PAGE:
Appendix A ................................................. ........................................................ .................................................................................. .......................... 40 Appendix B ................................................. ........................................................ .................................................................................. .......................... 43 Appendix C ................................................. ........................................................ .................................................................................. .......................... 45 Appendix D ................................................. ........................................................ .................................................................................. .......................... 47 References References ................................................... ........................................................ .................................................................................. .......................... 50

iv

���� �� ������� ��� ������������� A b C Ce CE C0 c d E Et h I Ib Ic Id K k k s l L Ld Le M m n P Pcr Pd Q q qo r U v V x y α ∆ δ πp θ ϕ ψ

area of compression chord length of floor beams spring stiffness of interior supports spring stiffness of end supports Engesser’s spring stiffness required spring stiffness with rigid end supports ratio of C to C0 length of diagonal end members modulus of elasticity tangent modulus of elasticity height of truss moment of inertia moment of inertia of floor beam moment of inertia of vertical web member moment of inertia of diagonal web member 2 column stiffness: K = P/EI effective length coefficient joint spring stiffness distance between panels total length of the truss length of diagonal web member effective length bending moment number of buckling modes number of bays compression load critical buckling load axial load on diagonal end members virtual load distributed compressive force maximum compressive load with a varying load distribution distributi on 2 radius of gyration: r = I/A internal energy factor of safety external work distance from end support displacement of chord at point x elastic foundation constant maximum displacement of compression chord relative displacement of vertical web members potential energy angle of rotation at joints stiffness of compression chord Schweda’s elastic end support coefficient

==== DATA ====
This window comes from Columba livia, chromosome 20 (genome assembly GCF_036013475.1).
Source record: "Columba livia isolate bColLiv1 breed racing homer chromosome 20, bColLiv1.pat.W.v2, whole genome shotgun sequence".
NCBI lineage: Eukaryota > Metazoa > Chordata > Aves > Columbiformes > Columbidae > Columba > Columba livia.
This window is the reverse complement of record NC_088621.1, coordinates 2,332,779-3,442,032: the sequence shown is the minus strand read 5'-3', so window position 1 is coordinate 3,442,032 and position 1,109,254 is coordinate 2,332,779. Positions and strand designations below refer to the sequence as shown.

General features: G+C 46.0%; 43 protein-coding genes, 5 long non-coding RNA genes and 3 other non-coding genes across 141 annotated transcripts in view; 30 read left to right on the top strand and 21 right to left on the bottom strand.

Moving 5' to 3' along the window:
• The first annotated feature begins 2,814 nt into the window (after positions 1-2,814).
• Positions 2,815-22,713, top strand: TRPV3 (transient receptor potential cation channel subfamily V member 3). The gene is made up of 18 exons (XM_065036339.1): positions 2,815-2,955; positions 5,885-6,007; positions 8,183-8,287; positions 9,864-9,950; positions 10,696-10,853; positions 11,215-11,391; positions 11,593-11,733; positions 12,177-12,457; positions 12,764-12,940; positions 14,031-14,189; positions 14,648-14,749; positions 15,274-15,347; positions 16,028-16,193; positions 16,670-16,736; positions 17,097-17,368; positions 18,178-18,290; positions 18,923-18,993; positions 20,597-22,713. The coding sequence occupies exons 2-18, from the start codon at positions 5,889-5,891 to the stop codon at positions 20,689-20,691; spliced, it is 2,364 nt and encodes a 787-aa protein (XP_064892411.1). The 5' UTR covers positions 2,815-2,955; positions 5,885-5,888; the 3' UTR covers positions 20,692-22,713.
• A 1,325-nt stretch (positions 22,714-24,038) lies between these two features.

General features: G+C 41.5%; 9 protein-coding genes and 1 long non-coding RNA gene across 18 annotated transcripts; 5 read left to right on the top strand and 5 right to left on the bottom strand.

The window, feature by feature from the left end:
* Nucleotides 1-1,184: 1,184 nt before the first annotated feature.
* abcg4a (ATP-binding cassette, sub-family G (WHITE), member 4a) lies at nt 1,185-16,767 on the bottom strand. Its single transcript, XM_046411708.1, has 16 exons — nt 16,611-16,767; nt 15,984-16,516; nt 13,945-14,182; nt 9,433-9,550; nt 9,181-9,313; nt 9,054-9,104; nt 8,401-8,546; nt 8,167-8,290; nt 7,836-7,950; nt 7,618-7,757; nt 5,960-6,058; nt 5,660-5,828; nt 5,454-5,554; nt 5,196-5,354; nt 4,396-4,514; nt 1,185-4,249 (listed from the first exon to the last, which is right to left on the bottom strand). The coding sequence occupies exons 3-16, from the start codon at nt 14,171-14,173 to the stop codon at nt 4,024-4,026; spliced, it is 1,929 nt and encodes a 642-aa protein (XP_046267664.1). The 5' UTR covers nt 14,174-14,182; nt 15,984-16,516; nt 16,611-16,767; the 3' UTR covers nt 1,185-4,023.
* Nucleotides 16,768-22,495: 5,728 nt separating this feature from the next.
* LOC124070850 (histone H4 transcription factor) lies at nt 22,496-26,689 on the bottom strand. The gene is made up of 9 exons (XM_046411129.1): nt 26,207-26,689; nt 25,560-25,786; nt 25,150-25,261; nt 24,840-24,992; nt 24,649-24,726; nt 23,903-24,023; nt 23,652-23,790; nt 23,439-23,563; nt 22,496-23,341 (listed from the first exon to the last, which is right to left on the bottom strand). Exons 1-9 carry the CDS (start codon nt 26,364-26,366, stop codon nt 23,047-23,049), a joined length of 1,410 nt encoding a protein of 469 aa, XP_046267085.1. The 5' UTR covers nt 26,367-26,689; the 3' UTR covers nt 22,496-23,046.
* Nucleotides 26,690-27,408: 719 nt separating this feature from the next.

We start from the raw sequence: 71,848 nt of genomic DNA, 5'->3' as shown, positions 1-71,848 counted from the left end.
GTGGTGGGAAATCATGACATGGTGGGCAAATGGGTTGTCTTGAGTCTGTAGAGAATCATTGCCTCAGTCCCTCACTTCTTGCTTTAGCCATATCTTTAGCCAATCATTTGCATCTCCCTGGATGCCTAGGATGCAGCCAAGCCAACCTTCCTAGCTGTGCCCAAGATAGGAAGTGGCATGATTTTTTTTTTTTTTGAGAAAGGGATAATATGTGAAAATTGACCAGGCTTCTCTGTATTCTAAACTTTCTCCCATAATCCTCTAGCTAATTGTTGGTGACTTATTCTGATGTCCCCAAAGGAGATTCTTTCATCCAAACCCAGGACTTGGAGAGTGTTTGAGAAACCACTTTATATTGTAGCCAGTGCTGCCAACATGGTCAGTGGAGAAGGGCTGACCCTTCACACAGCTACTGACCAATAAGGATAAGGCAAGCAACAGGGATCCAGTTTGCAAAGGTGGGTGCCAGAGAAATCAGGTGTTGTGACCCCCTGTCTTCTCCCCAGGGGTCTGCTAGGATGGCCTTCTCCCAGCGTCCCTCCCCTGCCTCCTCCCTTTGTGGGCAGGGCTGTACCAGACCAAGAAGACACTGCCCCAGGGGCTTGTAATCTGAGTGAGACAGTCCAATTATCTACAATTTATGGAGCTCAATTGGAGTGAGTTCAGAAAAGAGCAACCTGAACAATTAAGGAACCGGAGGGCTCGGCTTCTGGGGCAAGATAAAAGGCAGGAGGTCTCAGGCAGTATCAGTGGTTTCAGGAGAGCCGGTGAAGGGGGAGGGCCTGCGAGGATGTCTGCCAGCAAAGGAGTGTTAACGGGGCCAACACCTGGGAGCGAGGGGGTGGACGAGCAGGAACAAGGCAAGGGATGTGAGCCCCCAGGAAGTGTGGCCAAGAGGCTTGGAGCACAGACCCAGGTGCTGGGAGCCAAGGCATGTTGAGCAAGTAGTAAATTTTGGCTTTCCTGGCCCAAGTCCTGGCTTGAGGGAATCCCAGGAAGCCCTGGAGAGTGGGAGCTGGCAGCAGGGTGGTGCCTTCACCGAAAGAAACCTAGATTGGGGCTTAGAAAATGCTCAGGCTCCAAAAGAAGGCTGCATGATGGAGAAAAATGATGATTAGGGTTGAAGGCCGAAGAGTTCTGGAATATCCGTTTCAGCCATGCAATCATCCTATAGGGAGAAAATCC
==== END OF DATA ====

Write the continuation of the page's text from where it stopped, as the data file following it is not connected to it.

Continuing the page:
v

���� �� ������� Figure 1.1

Pony Truss Bridge………...…...….… Bridge………...…...….……….……………………… …….……………………………...……….1 ……...……….1

Figure 2.1

Equilibrium Equilibrium Path for Initially Initially Straight Column…..…......………..……… Column…..…......………..……………….4 ……….4

Figure 2.2

Equilibrium Equilibrium Path for Slightly Crooked Column…….…......……..…… Column…….…......……..……………….4 ………….4

Figure 2.3

Euler Buckling………………………………...… Buckling………………………………...………..……...………………….5 ……..……...………………….5

Figure 2.4

Buckling Modes for a Bar with Pin Ends.....………………..……… Ends..... ………………..…………………….6 …………….6

Figure 2.5

Elastically Supported Bar......………….……… Bar..... .………….…………………………………………. ………………………………….7 7

Figure 2.6

Column on elastic supports…………………… supports…………………………………………….. ………………………...………... .………...9 9

Figure 2.7

Varying Axial Load Distribution………...……. Distribution ………...…….………………………………. ………………………………...10 ..10

Figure 2.8

Compression Compression Chord with Elastic Ends…..…………………………………........12 Ends…..…………………………………........12

Figure 3.1

Finite Element Idealization of the Top Chord as a Bar on Elastic Supports…….19

Figure 3.2

Finite Element Idealization of the Pony Truss……………………… Truss…………………………………...21 …………...21

Figure 3.3

Stress-Strain Stress-Strain Curve…..……………………………………… Curve…..………………………………………………………......22 ………………......22

Figure 4.1

Compression Compression Chord Design Curve……..…………… Curve……..……………………………………......23 ………………………......23

Figure 4.2

Energy Method Design Curve ……....………………………………………. ……....…… …………………………………......24 .....24